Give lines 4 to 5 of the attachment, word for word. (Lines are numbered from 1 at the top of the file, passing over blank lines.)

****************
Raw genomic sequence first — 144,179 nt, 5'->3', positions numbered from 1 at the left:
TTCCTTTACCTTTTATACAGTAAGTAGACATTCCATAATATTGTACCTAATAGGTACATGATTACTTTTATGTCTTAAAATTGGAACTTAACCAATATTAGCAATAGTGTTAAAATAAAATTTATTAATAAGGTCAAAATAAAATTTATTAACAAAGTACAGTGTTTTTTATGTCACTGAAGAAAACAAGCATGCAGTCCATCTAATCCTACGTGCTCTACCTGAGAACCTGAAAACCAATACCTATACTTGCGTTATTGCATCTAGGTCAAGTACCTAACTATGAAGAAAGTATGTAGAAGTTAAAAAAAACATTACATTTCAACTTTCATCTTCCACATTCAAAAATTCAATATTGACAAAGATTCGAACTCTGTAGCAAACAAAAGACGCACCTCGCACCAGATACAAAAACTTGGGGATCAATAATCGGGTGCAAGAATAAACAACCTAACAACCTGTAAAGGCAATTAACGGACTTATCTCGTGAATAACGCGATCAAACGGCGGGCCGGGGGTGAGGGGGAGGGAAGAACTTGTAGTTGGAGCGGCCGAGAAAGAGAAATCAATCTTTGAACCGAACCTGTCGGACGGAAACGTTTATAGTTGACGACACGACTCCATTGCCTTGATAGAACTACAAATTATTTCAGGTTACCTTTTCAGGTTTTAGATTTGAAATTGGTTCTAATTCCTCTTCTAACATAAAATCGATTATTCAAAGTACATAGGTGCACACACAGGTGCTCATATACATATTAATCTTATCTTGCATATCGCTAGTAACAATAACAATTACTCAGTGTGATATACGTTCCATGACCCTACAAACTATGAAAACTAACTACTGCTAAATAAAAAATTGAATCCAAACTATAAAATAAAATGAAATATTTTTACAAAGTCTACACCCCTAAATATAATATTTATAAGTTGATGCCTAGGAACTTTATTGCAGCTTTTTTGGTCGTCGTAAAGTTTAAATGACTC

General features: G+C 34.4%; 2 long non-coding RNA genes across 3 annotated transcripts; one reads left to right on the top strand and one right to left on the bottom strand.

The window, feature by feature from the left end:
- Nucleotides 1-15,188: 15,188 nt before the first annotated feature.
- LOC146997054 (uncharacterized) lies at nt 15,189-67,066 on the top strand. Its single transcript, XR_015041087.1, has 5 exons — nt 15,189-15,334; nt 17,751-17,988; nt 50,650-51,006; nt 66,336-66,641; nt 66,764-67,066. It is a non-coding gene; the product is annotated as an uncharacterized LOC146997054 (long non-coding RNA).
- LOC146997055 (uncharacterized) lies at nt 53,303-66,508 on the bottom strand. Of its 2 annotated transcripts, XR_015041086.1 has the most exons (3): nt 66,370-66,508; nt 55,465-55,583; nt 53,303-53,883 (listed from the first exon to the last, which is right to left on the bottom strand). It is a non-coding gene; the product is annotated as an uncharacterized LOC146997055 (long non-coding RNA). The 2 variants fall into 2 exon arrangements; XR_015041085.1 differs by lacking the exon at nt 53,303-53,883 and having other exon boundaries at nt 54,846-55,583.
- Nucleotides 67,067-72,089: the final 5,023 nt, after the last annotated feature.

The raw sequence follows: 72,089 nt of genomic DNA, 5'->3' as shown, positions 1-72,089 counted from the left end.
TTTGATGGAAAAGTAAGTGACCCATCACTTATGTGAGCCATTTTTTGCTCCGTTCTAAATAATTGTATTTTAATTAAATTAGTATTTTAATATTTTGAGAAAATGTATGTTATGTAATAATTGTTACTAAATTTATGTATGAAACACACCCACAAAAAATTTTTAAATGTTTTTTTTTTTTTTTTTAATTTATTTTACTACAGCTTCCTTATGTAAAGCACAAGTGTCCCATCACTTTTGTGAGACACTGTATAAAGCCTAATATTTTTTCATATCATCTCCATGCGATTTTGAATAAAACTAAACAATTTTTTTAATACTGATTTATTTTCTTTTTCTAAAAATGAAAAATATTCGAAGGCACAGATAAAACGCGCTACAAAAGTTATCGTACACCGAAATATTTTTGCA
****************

The window, feature by feature from the left end:
- Nucleotides 1-15,188: 15,188 nt before the first annotated feature.